Five consumer groups have given their support to legislation that would overhaul the U.S. patent system, saying the bill would create fairer penalties for infringement.
The Patent Reform Act of 2007 could come before the U.S. House of Representatives for a vote as soon as this week despite objections from some labor unions, small inventors, and some small tech vendors. The bill, backed by several large tech vendors, also found support from Consumer Federation of America, Electronic Frontier Foundation, Knowledge Ecology International, Public Knowledge, and U.S. Public Interest Research Group.
"Numerous flaws have emerged within the current patent system that can foster poor quality patents and invite uncertainty that inflates the risk and cost of litigation, especially in the areas of software and online services," the consumer advocacy groups said in a Friday letter to congressional leaders.
The groups support two controversial sections of the bill that allow for a new way to challenge patents after they've been granted and change the way patent awards are calculated based on apportionment of damages. Currently, courts generally consider the value of the entire product when a small piece of the product infringes a patent, but supporters of the bills want Congress to base damages only on the value of the infringing piece.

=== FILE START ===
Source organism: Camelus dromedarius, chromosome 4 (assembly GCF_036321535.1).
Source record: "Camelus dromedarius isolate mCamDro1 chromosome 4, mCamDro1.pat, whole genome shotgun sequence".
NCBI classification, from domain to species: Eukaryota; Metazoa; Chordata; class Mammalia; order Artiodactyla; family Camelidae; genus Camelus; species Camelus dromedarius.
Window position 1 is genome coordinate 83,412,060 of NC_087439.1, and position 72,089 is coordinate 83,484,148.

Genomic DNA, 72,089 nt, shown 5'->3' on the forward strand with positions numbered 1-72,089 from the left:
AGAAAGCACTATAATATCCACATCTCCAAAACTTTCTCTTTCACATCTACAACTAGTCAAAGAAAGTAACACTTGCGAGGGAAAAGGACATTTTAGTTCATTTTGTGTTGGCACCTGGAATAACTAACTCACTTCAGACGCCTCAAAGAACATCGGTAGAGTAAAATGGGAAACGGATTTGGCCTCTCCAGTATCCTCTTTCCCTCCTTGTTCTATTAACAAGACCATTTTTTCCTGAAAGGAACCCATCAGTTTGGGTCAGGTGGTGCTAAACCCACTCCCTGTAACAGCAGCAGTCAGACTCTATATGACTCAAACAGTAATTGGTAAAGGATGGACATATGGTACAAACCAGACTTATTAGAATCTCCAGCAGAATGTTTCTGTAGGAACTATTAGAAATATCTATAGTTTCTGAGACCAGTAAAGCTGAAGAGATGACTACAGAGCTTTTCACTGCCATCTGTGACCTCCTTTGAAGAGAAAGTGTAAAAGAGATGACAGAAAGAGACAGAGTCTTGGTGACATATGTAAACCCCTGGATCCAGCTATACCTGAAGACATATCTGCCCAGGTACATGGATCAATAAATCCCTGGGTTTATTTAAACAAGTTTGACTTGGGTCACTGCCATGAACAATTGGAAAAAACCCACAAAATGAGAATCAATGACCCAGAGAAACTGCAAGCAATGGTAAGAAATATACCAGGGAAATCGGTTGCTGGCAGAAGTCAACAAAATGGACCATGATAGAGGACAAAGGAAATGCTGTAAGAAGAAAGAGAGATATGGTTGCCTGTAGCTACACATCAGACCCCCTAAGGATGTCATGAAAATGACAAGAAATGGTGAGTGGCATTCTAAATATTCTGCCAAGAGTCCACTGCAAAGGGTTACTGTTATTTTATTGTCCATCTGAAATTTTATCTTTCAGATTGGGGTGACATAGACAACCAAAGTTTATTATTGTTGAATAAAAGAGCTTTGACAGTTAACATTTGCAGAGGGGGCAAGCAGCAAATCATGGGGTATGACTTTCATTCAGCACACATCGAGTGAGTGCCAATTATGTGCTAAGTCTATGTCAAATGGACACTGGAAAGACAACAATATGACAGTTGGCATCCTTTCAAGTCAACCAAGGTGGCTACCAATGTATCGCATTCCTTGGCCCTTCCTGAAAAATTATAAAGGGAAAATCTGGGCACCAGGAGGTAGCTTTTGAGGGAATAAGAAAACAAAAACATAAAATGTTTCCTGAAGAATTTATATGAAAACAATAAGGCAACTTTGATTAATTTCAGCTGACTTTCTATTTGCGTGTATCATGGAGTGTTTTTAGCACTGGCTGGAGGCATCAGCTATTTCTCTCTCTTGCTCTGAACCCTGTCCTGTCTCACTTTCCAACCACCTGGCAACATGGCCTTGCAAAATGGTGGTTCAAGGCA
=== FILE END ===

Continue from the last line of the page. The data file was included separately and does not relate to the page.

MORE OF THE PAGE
The apportionment provision would "encourage courts to limit damages for infringement so that they bear some relationship to the actual value of the damage to the patent owner," the groups said.
The bill's post-grant review process would allow challenges within a year of a patent being granted by the U.S. Patent and Trademark Office. "This provision would provide a comparatively inexpensive and quick means to ensure the validity of issues patents before litigation becomes necessary," the groups said.
Tech vendors, including Microsoft, IBM, and Cisco, have argued that the USPTO often approves questionable patents and that it's too easy for patent holders to sue, collect huge damages, and shut down product lines that have a small infringing piece.
But since late July, three labor unions, including the giant AFL-CIO, have written letters to congressional leaders raising objections to the patent-reform legislation.
The United Steelworkers letter said nearly 70 percent of patents filed in the U.S. come from manufacturing firms. "These bills would allow an endless loop of legal challenges after patents are awarded that will make it more difficult for U.S. patent holders to prevail against frivolous challenges," the letter said.
The Coalition for 21st Century Patent Reform, whose members include Motorola, SanDisk, and Texas Instruments, has also opposed the legislation. "We believe a number of senators and members of Congress ... have expressed concerns with the bill and a desire to further work on the bill," coalition spokesman Bill Mashek, said earlier this month.
The Senate Judiciary Committee has approved its own version of the Patent Reform Act, and that bill is awaiting action in the full Senate.